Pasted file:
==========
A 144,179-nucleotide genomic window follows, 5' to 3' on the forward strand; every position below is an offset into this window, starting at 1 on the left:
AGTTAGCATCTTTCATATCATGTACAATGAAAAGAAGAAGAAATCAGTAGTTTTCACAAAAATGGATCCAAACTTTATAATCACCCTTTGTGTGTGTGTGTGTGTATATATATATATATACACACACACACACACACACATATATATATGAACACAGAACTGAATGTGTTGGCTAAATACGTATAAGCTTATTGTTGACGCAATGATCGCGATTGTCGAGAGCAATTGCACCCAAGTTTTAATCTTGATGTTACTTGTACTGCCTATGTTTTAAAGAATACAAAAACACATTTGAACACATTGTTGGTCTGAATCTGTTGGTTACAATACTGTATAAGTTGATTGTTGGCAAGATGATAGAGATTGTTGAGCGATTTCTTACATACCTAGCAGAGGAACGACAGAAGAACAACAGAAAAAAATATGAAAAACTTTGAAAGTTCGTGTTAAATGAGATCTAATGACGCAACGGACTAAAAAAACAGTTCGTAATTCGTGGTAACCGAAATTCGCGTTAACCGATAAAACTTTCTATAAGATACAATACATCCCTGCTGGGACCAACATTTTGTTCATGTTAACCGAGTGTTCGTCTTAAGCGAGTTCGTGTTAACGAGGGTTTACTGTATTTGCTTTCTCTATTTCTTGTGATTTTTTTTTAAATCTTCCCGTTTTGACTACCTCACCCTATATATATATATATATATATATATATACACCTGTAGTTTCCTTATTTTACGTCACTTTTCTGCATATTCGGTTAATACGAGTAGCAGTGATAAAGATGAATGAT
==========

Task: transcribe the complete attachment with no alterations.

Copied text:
A 144,179-nucleotide genomic window follows, 5' to 3' on the forward strand; every position below is an offset into this window, starting at 1 on the left:
AGTTAGCATCTTTCATATCATGTACAATGAAAAGAAGAAGAAATCAGTAGTTTTCACAAAAATGGATCCAAACTTTATAATCACCCTTTGTGTGTGTGTGTGTGTATATATATATATATACACACACACACACACACACATATATATATGAACACAGAACTGAATGTGTTGGCTAAATACGTATAAGCTTATTGTTGACGCAATGATCGCGATTGTCGAGAGCAATTGCACCCAAGTTTTAATCTTGATGTTACTTGTACTGCCTATGTTTTAAAGAATACAAAAACACATTTGAACACATTGTTGGTCTGAATCTGTTGGTTACAATACTGTATAAGTTGATTGTTGGCAAGATGATAGAGATTGTTGAGCGATTTCTTACATACCTAGCAGAGGAACGACAGAAGAACAACAGAAAAAAATATGAAAAACTTTGAAAGTTCGTGTTAAATGAGATCTAATGACGCAACGGACTAAAAAAACAGTTCGTAATTCGTGGTAACCGAAATTCGCGTTAACCGATAAAACTTTCTATAAGATACAATACATCCCTGCTGGGACCAACATTTTGTTCATGTTAACCGAGTGTTCGTCTTAAGCGAGTTCGTGTTAACGAGGGTTTACTGTATTTGCTTTCTCTATTTCTTGTGATTTTTTTTTAAATCTTCCCGTTTTGACTACCTCACCCTATATATATATATATATATATATATATACACCTGTAGTTTCCTTATTTTACGTCACTTTTCTGCATATTCGGTTAATACGAGTAGCAGTGATAAAGATGAATGAT